Legislation helped hospitals and physician practices purchase electronic solutions, but surgery centers were left out of the financial incentives. Fewer surgery centers use electronic medical records and other technological solutions, partly because of that omission, but this trend is changing.
Hospitals are mostly on board with technology: 96% of all non-federal acute care hospitals and 86% of office-based physicians use health information technology, according to 2017 data from the Office of the National Coordinator for Health Information Technology. Before 2009 federal legislation provided some funding for electronic medical records, about one in 10 hospitals used the technology.1
Hospitals and doctors benefited, with financial incentives for electronic health record (EHR) adoption, from the Health Information Technology for Economic and Clinical Health (HITECH) Act of 2009, which was part of the American Recovery and Reinvestment Act. Some limited data suggest that far fewer ambulatory surgery centers (ASCs) have adopted EHRs.2 “We’ve compiled data for the last four years, and our data indicate that less than 10% of the surgery center industry has electronic health records,” says Tom Hui, CEO and president of HST Pathways of Lafayette, CA. HST Pathways creates ASC software to improve efficiencies and revenue and to reduce errors.
Another contributor to the lagging technology advancement is that software has not always worked optimally for ASCs, says Caryl Serbin, RN, BSN, president of Serbin Medical Billing in Fort Myers, FL. Also, hospitals operate under bigger budgets and need more technology than surgery centers, Serbin adds.
“I’d like to see the technology be where it needs to be, so [ASCs] could get more excited about getting on board,” Serbin says. “There are companies out there that do a great job of [designing] ASC software. Other software companies do an OK job, and some companies’ technology is not up to standards.”
When a new software product is released before it is ready, that can cause problems. “If [the software] was not ready for prime time, that is a detracting factor,” Serbin says. “If you go through that experience, and it’s a negative one, it can change how you think about technology.” However, attitudes are beginning to shift. “We are seeing a real growth spurt in terms of people starting to adopt information technologies,” Hui says.
“In the last five years, ASCs are getting excited about having electronic medical records and AI technology, and they’re becoming educated on it,” Serbin reports.
ASCs also are outsourcing some software solutions, benefiting from the latest in technology without investing perhaps already-limited capital funds. “ASCs are increasingly outsourcing revenue cycle management,” notes Michael Orseno, president and owner of Acuet RCM in Chicago. “This allows surgery centers to focus on the clinical portion of running a surgery center. They don’t have to worry about someone being out on maternity leave or sickness or school issues, causing revenue to drop; they never have that issue when they outsource.”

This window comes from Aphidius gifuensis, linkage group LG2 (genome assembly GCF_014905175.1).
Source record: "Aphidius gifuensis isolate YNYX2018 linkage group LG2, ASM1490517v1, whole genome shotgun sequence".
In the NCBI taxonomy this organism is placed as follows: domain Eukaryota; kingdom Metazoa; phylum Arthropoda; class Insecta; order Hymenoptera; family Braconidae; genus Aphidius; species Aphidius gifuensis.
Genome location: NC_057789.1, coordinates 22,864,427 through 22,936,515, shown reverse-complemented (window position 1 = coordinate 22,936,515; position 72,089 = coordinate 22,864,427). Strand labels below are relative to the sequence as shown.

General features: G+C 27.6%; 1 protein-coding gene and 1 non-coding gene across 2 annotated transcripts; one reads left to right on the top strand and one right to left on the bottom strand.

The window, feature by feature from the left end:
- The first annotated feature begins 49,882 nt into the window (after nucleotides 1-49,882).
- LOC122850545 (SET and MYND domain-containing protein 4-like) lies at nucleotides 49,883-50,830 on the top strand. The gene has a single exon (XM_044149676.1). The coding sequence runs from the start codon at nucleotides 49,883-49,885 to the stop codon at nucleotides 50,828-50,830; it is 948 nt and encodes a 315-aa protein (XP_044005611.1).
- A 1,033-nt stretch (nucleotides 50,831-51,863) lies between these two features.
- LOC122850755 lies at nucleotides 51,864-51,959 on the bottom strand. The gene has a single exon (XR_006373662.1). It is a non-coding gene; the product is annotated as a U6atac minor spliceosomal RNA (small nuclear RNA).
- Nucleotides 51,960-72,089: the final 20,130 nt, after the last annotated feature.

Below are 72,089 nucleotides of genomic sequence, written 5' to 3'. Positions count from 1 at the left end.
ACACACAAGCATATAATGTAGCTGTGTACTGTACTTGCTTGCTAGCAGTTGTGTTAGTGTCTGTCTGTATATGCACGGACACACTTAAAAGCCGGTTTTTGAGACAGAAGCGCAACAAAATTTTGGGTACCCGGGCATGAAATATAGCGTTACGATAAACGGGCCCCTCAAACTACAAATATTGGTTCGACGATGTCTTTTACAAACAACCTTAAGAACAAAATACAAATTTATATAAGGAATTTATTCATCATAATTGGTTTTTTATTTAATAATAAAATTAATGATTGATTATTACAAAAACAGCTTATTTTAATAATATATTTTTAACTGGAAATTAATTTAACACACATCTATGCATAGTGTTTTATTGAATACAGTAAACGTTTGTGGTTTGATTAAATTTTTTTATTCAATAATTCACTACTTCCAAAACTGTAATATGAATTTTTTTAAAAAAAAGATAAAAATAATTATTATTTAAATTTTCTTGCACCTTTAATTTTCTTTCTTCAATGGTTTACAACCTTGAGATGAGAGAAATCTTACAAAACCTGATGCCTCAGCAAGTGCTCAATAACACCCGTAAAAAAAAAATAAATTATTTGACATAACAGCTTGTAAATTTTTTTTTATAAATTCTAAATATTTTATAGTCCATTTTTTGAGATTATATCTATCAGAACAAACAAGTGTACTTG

Facilities that lack electronic records and billing are missing out on one of the big advantages that technology brings to the table: cost data and other metrics. “As an industry, we’ve been very behind in collecting cost data,” Hui laments. “There’s a balance between chasing profits and costs and quality.”
Information technology can improve efficiency in labor and supplies, providing data that show where changes can improve costs and time. “Maybe 30% of the total cost of surgery is made up of medical-surgical supplies,” Hui estimates. “If something is 30% of operating costs, it presents a lot of opportunities for cost savings.”
Electronic data collection also makes it much easier to collect labor data, including the OR minutes, which is a common metric, Hui says. “If you do benchmarking, and it takes 60 minutes to do a procedure, but you have a surgeon who takes an hour and a half, then you have a problem somewhere,” he explains. “That kind of measurement has been very hard to take in the industry for a long time.”
Some information technology solutions can track data easily and capture information about every item used. Software solutions also can ensure regulatory compliance and accurate cost data, Hui says.
“We track direct labor. We know when the nurse is in the OR and when the nurse is in post-op, and we get very good cost data on direct labor,” he reports. “When you combine all of this, each has a much better analysis of the cost of doing business.” Revenue cycle management technology can provide analytics that are vastly superior to what any individual surgery center can create on its own, Orseno says.
“It can provide graphs, statistics, and reporting on key revenue cycle metrics, such as days outstanding, percent of AR [accounts receivable] greater than 90 days, charge lag, and net collection rate,” he says. “We can give their metrics and compare them to industry standards, and we can help with things like case costing — how much it costs to do a case.”
These kinds of data can make it easy for surgery center leaders to predict whether they will make money on a particular case. This information is vital to negotiating rates, Orseno says.
For instance, a payer might ask a surgery center to renegotiate rates. The insurer could say it will give reimbursements for certain procedures, but decrease reimbursements for others, he explains. “A surgery center that doesn’t have analytics might say, ‘That’s great,’” Orseno adds. “But if they don’t have their cost data, they could lose money. It’s crucial to have analytics to be competing with these payers.”
Payers always have their own analytics and will negotiate rates to their own advantage, leaving surgery centers at a disadvantage, unless they have access to information technology and data.